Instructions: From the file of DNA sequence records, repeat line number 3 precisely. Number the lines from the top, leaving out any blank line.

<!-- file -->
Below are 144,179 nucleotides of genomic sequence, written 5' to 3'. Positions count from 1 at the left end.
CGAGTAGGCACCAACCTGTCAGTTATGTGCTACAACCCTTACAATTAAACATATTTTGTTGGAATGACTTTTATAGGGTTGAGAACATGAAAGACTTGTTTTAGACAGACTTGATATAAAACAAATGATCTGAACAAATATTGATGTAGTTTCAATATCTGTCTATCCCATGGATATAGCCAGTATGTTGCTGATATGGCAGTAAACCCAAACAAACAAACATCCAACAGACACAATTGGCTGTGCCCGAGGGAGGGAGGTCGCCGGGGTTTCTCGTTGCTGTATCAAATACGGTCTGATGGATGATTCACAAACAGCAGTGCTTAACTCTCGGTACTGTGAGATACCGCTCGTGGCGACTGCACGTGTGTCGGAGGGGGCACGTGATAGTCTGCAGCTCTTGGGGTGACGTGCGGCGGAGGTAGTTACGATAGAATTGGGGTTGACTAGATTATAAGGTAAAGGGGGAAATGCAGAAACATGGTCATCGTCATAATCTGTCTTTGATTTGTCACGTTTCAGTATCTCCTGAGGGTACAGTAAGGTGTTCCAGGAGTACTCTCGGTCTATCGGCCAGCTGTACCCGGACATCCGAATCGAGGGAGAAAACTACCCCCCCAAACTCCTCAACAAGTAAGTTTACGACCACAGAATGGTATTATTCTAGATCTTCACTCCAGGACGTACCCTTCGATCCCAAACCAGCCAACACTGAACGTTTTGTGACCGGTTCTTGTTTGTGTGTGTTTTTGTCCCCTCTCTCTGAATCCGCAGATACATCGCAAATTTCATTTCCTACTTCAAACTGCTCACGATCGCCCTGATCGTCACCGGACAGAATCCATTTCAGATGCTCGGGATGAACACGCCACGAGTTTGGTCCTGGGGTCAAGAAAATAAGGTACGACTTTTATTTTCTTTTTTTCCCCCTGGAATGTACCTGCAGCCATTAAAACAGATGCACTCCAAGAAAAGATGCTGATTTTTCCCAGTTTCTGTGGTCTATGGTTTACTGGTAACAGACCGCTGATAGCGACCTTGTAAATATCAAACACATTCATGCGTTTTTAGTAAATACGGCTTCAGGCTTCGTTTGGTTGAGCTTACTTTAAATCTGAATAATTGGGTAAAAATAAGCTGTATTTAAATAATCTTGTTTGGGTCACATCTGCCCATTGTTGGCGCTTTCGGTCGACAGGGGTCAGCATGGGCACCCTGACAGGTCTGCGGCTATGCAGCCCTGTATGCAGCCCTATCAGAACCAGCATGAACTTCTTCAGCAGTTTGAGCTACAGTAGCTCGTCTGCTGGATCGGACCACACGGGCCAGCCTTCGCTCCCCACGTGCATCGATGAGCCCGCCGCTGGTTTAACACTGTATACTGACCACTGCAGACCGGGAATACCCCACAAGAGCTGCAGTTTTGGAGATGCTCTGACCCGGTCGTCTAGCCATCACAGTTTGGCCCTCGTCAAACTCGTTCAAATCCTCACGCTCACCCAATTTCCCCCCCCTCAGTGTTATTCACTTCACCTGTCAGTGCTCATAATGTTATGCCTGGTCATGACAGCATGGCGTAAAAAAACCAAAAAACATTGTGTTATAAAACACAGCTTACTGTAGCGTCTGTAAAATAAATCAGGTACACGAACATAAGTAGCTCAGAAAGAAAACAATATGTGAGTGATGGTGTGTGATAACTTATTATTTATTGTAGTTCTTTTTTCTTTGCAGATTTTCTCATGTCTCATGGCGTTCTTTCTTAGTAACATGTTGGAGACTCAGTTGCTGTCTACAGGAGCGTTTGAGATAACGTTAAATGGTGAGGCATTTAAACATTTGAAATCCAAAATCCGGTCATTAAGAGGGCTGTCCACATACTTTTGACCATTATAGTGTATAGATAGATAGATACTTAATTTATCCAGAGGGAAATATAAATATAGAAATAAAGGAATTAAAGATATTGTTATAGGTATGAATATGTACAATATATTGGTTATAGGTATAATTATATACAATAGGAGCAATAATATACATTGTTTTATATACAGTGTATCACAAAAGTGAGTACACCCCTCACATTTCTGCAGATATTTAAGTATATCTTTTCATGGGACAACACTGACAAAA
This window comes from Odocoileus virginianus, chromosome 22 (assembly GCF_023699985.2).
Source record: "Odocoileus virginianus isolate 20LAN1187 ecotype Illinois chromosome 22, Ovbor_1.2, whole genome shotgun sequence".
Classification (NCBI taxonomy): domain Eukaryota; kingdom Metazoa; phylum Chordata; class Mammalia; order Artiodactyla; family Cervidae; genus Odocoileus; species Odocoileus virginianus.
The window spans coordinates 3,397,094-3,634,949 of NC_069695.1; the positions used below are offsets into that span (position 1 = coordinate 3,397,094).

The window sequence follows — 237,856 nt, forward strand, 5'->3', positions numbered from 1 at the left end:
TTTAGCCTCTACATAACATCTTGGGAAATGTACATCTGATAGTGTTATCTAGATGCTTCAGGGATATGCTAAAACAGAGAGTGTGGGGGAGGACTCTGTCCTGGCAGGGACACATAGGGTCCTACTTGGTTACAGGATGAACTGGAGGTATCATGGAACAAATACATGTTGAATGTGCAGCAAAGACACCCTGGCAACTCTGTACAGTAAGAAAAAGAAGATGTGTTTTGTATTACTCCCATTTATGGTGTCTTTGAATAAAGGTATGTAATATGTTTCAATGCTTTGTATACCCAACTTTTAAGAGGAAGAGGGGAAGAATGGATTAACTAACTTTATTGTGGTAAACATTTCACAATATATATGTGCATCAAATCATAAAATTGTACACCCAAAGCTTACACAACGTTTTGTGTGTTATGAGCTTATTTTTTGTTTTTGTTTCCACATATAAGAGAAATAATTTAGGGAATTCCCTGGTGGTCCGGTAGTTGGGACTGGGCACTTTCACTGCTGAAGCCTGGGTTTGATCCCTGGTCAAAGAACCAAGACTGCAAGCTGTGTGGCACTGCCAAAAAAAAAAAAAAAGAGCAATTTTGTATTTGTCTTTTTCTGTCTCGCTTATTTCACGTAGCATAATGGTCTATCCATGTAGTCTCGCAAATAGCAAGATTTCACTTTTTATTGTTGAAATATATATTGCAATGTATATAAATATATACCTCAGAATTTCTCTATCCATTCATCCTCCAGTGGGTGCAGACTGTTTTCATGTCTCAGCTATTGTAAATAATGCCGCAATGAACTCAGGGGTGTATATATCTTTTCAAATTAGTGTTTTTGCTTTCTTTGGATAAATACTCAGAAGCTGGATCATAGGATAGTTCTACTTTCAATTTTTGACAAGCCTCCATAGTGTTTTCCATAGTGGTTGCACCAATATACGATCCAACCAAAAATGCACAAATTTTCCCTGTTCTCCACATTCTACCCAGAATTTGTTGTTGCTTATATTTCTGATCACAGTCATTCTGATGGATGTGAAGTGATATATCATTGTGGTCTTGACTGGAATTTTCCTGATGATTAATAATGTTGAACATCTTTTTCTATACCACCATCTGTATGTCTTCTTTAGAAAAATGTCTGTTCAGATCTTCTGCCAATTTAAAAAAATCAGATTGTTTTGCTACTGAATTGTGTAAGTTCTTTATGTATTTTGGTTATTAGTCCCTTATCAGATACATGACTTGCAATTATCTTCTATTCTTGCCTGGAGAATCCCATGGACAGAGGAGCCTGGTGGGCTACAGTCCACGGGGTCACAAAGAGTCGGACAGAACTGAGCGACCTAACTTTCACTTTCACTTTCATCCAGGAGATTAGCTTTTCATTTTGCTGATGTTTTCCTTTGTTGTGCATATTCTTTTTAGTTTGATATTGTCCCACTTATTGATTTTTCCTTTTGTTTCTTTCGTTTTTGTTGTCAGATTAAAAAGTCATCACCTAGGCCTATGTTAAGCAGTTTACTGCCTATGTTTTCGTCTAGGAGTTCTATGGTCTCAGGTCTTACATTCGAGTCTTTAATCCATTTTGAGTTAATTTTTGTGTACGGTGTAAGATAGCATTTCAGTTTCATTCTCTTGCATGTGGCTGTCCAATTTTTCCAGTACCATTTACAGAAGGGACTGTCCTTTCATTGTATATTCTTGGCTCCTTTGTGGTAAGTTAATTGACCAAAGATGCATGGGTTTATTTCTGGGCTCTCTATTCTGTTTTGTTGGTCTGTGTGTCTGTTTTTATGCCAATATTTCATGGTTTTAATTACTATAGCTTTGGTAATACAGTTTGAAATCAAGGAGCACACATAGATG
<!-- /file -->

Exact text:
This window comes from Odocoileus virginianus, chromosome 22 (assembly GCF_023699985.2).